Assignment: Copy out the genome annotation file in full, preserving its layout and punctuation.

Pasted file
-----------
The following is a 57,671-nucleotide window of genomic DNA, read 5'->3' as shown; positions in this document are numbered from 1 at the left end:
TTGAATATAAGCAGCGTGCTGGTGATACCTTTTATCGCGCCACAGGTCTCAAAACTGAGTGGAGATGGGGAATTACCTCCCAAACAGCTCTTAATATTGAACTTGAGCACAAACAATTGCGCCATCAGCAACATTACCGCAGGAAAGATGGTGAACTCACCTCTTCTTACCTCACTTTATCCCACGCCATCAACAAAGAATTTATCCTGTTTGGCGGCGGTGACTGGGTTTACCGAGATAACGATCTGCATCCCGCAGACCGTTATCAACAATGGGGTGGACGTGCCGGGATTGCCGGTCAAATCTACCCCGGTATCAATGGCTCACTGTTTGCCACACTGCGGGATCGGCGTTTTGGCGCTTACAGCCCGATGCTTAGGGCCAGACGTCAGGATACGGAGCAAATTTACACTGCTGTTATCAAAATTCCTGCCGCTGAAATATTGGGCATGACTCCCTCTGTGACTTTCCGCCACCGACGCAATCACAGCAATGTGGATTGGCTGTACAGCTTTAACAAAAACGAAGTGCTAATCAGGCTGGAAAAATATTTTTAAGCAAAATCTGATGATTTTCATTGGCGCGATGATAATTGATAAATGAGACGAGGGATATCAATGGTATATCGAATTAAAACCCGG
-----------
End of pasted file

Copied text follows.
The following is a 57,671-nucleotide window of genomic DNA, read 5'->3' as shown; positions in this document are numbered from 1 at the left end:
TTGAATATAAGCAGCGTGCTGGTGATACCTTTTATCGCGCCACAGGTCTCAAAACTGAGTGGAGATGGGGAATTACCTCCCAAACAGCTCTTAATATTGAACTTGAGCACAAACAATTGCGCCATCAGCAACATTACCGCAGGAAAGATGGTGAACTCACCTCTTCTTACCTCACTTTATCCCACGCCATCAACAAAGAATTTATCCTGTTTGGCGGCGGTGACTGGGTTTACCGAGATAACGATCTGCATCCCGCAGACCGTTATCAACAATGGGGTGGACGTGCCGGGATTGCCGGTCAAATCTACCCCGGTATCAATGGCTCACTGTTTGCCACACTGCGGGATCGGCGTTTTGGCGCTTACAGCCCGATGCTTAGGGCCAGACGTCAGGATACGGAGCAAATTTACACTGCTGTTATCAAAATTCCTGCCGCTGAAATATTGGGCATGACTCCCTCTGTGACTTTCCGCCACCGACGCAATCACAGCAATGTGGATTGGCTGTACAGCTTTAACAAAAACGAAGTGCTAATCAGGCTGGAAAAATATTTTTAAGCAAAATCTGATGATTTTCATTGGCGCGATGATAATTGATAAATGAGACGAGGGATATCAATGGTATATCGAATTAAAACCCGG